'Separation Rapid' a harrowing journey

As I sit down to write this review, I’m desperately reaching for a metaphor I have in my head connecting my journey down the under-construction Rt. 12 to Greene last night and the trip taken by a fateful couple down the Colorado River in ‘Separation Rapid,’ but it’s just not coming to me.

Probably because Rt. 12, torn up, bumpy and off-course as it is down near Greene these days, doesn’t even come close to the perilous, treacherous and harrowing journey undertaken by newlyweds Glenn and Bessie Hyde in ‘Separation Rapid,’ no matter how far you can stretch a metaphor.

Maybe I tried because seeing the play last night at the Chenango River Theatre made me want to feel like an intrepid adventurer, when in reality the only thing I can steer clearly is a keyboard!

Based on the true story, “Separation Rapid” tells the tale of the bold and daring Hydes, who set out in 1928 on what they hope will be a record-breaking trip down the rapids of the Colorado as it winds through the Grand Canyon. The just-married couple aren’t merely thrill-seekers though ... they’re hell-bent on being famous, traveling the Vaudeville circuit, meeting presidents and queens, Earhart and Lindberg style. While a few men have survived the dangerous currents, Bessie would be the first woman to do so.



Glenn’s a simple bean farmer from Iowa, with dreams of fame and fortune. Bessie’s an artist, a whimsical soul with a zest for life. Both, however, are running from dark pasts, secrets which threaten to catch up with them as fast as the swirling waters of the Colorado. Theirs is an engaging love story, tempered always with danger from Mother Nature herself.

Based on a true story, this fictionalized account is written by nationally known writer and playwright Susan Arnout Smith, and is making its world premier right here in Chenango County. Smith was given access to the only existing copy of Bessie’s original diary, still stored at the Huntington Library in California. She’s woven together the historic details of the Hydes’ trip with elements of adventure, comedy, spirituality and mystery – the ultimate fate of the Hydes remains unknown to this day.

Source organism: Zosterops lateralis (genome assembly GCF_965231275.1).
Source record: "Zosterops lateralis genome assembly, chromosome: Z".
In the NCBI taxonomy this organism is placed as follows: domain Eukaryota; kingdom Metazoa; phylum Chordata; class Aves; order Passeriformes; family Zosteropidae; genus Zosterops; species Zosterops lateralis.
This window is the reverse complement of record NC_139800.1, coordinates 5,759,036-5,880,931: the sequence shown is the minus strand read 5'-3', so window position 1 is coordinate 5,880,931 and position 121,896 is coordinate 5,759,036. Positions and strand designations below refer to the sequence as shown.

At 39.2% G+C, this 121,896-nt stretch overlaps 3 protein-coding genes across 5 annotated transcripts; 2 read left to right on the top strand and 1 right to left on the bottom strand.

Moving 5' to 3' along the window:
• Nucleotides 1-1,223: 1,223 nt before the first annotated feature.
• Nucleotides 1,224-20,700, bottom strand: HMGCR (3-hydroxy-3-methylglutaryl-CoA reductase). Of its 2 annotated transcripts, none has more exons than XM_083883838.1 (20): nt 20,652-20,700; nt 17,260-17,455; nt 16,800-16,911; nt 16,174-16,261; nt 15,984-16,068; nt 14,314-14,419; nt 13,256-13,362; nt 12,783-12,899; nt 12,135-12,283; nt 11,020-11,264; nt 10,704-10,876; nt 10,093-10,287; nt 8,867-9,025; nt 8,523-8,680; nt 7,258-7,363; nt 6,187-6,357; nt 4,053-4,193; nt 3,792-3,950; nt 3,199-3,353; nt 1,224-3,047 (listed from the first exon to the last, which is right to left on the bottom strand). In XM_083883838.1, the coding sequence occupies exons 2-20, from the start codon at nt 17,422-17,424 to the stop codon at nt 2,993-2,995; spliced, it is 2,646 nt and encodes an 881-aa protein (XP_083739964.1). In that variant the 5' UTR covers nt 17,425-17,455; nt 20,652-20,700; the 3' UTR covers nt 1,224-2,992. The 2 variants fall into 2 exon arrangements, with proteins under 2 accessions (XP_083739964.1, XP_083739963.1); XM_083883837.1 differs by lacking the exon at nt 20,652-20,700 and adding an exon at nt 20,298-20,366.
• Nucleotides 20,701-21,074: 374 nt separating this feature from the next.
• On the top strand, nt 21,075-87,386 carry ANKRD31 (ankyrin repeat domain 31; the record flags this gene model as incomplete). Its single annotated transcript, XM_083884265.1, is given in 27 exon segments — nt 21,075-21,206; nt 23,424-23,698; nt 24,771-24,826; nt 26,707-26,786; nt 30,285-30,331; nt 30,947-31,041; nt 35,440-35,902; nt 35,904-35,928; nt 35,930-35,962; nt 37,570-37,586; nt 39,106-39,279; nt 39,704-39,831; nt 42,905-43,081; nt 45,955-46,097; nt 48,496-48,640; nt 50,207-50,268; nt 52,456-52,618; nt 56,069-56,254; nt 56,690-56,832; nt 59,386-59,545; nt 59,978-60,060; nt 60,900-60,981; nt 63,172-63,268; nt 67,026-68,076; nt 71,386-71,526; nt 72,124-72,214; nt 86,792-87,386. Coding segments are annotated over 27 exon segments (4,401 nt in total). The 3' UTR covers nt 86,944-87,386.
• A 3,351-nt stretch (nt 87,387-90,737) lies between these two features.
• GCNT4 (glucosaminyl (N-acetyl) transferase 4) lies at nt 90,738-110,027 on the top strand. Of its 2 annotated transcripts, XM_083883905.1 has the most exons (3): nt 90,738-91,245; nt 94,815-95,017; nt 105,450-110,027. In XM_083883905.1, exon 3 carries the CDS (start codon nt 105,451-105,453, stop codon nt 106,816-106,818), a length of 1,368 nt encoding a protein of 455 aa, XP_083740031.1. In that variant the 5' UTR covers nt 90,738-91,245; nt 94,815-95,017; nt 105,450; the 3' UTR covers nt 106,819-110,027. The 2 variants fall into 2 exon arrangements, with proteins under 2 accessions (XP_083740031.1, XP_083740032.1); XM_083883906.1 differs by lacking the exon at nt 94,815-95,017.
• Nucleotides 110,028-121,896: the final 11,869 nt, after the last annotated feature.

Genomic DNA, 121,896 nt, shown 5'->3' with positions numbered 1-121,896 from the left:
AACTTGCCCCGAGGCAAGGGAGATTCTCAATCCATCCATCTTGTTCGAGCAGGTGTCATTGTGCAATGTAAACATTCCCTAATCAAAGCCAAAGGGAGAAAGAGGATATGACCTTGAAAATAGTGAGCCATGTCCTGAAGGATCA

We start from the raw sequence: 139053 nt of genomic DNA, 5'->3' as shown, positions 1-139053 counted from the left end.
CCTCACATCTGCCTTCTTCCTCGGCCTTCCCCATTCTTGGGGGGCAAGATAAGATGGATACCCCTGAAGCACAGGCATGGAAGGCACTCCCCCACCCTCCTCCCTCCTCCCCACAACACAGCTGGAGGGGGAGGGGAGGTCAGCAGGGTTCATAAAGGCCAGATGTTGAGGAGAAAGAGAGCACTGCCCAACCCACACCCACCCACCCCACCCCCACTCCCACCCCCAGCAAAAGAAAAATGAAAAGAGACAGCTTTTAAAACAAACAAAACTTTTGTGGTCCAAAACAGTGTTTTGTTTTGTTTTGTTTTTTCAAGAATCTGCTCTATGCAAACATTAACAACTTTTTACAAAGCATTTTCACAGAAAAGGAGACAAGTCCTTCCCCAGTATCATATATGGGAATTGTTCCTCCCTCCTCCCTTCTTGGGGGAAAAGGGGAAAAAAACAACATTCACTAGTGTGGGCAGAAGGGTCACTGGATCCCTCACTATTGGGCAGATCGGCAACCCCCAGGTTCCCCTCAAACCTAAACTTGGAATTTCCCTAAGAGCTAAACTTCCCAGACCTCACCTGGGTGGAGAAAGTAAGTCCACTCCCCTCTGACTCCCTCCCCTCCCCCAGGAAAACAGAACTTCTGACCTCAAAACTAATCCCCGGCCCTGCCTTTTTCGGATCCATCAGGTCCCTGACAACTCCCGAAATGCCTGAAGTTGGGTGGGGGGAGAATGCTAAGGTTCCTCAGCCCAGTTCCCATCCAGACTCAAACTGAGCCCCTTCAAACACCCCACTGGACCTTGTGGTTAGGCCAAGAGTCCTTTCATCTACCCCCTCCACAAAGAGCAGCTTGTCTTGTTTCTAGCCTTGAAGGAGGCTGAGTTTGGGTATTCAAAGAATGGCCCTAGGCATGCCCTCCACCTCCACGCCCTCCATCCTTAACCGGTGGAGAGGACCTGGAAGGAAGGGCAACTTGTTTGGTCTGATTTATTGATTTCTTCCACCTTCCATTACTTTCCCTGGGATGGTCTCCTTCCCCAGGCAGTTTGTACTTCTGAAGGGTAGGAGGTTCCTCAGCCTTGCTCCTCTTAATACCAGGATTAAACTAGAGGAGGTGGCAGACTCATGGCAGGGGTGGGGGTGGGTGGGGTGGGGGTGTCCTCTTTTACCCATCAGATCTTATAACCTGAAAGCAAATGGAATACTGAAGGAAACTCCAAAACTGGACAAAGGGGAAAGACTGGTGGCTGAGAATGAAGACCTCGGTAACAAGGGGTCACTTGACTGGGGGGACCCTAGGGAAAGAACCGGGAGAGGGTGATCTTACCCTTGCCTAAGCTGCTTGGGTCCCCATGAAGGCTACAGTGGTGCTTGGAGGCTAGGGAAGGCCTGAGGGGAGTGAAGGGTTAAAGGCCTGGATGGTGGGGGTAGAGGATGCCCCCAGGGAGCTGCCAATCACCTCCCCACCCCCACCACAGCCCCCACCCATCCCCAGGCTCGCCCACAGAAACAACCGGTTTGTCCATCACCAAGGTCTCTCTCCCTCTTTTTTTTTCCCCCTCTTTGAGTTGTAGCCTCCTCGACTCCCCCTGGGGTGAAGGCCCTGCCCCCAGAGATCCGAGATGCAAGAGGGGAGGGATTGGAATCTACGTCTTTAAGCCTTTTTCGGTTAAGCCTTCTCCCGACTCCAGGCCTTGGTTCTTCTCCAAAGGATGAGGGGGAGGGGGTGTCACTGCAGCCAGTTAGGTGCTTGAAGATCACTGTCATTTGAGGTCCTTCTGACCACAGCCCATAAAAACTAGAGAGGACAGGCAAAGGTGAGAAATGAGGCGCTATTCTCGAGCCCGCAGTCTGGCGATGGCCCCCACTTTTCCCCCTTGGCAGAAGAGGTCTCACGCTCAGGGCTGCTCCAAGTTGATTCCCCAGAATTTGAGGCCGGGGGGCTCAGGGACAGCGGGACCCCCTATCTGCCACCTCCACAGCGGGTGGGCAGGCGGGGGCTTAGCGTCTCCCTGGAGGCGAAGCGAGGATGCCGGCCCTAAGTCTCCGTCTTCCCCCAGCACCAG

It struck me that much of “Separation Rapid” plays like “found footage,” that grainy, realistic style popularized by “The Blair Witch Project” and more recently, “Paranormal Activity.” The play is probably the most intimate I’ve seen on the Greene stage – in fact the theater seems to grow smaller and smaller with each passing rapid. As the hapless couple, Kate Hamill and Dan Sanders-Joyce are riveting – drawing you into their ever darkening world, the sense of foreboding palpable.

I know I say this a lot, but this is a one-of-a-kind show you will not want to miss. Take a chance on adventure; you won’t regret it.

Directed by Bill Lelbach, who also designed the truly unbelievable set (seriously, the rapids in Greene? This show will take you there), the talented cast also includes Domenica Galati, Susan Slotoroff, Ted Nappi, David Wirth, Bobby Daglio and Jared Gates.

“Separation Rapid” opened at the Chenango River Theatre in Greene last weekend, and runs through Aug. 5. Shows are Thursdays through Saturdays at 7:30, plus Sunday matinees at 2. The theater is located at 991 State Highway 12, just south of Greene. For ticket information, visit www.chenangorivertheatre.org.

Follow me on Twitter ... @evesunjeff.

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